• I find it fascinating that you state people should be educated to want faster speeds.
    If they only use the net for reading emails (as a few of my friends do) why on earth would they want 10+meg speeds.
    People want a speed that suits their needs, not one that allows us to say we hit the minimum speed target. Why pay over the odds for a speed you will never use.
  • Whilst there are plenty of pople as Fleagle describes, there are plenty more, particularly with those who are really struggling to run their home business, as well as many using video who need far better services.
    Surrey Hills
  • cyberdoyle has nailed one of the core problems: if you have a faster speed, you will consume more data, and then the cost of an uncapped contract from BT then gets prohibitive, assuming you can find one that fits your needs and doesn't include BT Vision or result in egregious packet shaping. You can just see how hard the accountants at BT have been working...

    I left a BT-supplied line for an unbundled one from Be, whose broadband service and support are leagues ahead of BT's.
    Manek Dubash
  • I have to admit - When BT rolls out infinity I'm not going to upgrade. Also, I'm never going to let Virgin connect me to the fiber that passes my house (I've read the contract and wouldn't sign it as is).

    That said, after many years of trying, BT gets me a consistant 6-7MB.
    This is GOOD ENOUGH.
    e-mail, browsing, downloads, even streaming TV to my BTvision box. All works well enough.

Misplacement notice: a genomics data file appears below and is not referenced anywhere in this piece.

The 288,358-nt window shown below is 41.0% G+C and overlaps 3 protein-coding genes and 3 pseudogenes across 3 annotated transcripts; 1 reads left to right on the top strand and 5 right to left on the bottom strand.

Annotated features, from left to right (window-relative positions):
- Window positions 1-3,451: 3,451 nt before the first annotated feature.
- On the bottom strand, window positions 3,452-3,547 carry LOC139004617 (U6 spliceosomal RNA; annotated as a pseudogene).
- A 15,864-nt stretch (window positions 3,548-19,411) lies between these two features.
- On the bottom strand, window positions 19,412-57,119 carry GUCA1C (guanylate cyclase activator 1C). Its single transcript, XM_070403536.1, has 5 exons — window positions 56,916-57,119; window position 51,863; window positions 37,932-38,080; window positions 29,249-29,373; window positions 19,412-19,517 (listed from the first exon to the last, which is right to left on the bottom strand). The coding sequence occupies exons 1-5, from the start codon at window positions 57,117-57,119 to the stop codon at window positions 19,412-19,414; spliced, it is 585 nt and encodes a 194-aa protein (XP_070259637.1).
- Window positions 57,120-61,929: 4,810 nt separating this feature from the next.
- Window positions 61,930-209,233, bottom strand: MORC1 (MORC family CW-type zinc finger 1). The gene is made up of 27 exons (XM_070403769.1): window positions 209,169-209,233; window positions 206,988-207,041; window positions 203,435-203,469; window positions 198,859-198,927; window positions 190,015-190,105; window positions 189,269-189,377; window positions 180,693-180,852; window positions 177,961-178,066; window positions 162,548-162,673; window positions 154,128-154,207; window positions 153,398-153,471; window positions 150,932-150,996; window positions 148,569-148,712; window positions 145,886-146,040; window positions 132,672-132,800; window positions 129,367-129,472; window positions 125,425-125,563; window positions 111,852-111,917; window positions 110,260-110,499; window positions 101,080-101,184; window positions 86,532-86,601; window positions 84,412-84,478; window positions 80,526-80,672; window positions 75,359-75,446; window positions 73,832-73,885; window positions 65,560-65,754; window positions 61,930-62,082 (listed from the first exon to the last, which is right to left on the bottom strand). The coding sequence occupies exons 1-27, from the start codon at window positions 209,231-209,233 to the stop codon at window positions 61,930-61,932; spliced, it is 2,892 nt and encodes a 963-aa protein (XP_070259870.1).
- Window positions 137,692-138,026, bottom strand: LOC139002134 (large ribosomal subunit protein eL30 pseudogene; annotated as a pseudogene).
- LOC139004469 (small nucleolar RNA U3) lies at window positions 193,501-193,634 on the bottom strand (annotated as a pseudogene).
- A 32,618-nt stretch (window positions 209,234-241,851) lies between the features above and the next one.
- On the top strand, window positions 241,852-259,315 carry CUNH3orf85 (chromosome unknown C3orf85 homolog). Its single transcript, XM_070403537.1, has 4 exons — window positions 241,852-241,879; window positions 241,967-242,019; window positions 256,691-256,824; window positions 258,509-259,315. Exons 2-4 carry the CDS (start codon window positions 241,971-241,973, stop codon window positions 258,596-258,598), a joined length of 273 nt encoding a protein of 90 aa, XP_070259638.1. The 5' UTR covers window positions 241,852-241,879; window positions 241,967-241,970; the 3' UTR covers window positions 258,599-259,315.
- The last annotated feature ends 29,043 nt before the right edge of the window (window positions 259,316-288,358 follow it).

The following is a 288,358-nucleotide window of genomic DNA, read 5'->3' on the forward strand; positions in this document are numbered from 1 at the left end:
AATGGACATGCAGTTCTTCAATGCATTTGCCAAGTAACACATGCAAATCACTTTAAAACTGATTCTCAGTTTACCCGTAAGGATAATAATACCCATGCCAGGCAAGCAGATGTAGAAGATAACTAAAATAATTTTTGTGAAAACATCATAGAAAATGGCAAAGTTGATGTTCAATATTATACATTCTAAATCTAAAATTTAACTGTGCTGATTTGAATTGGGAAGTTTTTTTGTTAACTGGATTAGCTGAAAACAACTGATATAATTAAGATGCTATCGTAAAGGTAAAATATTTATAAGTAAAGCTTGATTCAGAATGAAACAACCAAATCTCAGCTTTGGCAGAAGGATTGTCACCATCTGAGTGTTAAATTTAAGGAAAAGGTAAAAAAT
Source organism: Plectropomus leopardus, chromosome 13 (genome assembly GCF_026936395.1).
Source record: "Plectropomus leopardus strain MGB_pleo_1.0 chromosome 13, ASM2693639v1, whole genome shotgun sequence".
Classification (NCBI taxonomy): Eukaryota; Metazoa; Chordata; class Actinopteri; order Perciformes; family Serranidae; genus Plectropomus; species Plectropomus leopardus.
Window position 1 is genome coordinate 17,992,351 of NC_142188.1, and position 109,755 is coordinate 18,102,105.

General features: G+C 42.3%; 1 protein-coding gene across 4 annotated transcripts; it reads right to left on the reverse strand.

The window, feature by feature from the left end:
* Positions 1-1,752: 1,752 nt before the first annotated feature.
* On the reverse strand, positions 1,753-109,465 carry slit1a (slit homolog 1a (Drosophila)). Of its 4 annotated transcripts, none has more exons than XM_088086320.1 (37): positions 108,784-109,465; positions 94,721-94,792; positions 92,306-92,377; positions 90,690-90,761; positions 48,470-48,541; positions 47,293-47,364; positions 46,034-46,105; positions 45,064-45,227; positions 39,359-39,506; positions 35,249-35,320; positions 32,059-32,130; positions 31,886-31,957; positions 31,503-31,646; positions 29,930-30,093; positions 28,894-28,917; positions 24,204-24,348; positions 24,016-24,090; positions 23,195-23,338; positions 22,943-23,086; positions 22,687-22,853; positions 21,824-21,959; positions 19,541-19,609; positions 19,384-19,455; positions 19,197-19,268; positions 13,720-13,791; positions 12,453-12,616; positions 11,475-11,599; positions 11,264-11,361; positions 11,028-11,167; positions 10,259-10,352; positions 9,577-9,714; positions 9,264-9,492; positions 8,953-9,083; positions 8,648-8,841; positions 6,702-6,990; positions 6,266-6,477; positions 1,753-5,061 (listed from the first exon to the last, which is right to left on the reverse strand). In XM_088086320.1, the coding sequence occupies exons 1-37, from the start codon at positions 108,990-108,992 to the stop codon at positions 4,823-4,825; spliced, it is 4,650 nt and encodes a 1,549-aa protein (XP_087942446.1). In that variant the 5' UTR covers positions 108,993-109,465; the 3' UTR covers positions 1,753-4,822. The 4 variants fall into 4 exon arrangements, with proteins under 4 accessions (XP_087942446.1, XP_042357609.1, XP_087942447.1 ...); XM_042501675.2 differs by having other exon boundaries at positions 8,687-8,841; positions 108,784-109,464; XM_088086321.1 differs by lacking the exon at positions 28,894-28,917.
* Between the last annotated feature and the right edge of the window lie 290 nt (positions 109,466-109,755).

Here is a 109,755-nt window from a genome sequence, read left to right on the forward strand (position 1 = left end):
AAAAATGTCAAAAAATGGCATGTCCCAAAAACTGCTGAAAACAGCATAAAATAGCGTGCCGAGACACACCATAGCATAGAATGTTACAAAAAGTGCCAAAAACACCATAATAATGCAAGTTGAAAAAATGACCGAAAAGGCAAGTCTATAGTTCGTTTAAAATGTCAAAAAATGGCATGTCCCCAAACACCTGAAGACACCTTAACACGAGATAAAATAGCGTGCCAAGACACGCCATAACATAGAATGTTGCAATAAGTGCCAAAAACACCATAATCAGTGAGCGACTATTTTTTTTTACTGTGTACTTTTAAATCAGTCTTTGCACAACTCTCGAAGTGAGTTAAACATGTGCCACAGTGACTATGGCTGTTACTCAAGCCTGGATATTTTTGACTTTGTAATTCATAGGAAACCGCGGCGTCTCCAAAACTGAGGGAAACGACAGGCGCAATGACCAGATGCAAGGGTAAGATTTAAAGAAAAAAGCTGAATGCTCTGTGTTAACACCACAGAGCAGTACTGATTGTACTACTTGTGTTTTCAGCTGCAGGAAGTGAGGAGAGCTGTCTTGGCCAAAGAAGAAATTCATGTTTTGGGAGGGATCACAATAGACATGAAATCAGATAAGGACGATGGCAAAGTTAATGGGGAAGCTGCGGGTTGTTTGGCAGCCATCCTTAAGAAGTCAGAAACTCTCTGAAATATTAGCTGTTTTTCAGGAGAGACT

Increasing my speed would be a significant expense, we have other things to spend the money on.

    Cost is a key factor for many people........
  • So come up with a funding scheme for high speeds for all. And increase prices to pay for it. How can TalkTalk expect that £3.25/month will build a UK infrastructure.
  • So many comments on the faster services are like this:

    1. Rollout is minimal, real answer, I cannot get it, ignoring that roll-out takes time.
    2. Urban myth it is going to areas that can already go fast, reality is a mixture of this, just like other countries, where contrary to some ideas the physics that affect ADSL and ADSL2+ still apply.

    What I will say is this, when reading the comments in response to this sort of article with the mindset of a company that might want to invest, it is hardly encouraging. Maybe that is why investors are spending the money in countries like Russia - though you need to live in an apartment block to generally benefit from their superfast services.